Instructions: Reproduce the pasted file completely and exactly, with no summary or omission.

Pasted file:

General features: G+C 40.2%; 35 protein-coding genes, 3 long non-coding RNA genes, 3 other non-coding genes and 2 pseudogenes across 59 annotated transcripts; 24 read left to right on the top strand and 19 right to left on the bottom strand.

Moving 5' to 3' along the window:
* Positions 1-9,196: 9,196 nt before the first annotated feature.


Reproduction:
General features: G+C 40.2%; 35 protein-coding genes, 3 long non-coding RNA genes, 3 other non-coding genes and 2 pseudogenes across 59 annotated transcripts; 24 read left to right on the top strand and 19 right to left on the bottom strand.

Moving 5' to 3' along the window:
* Positions 1-9,196: 9,196 nt before the first annotated feature.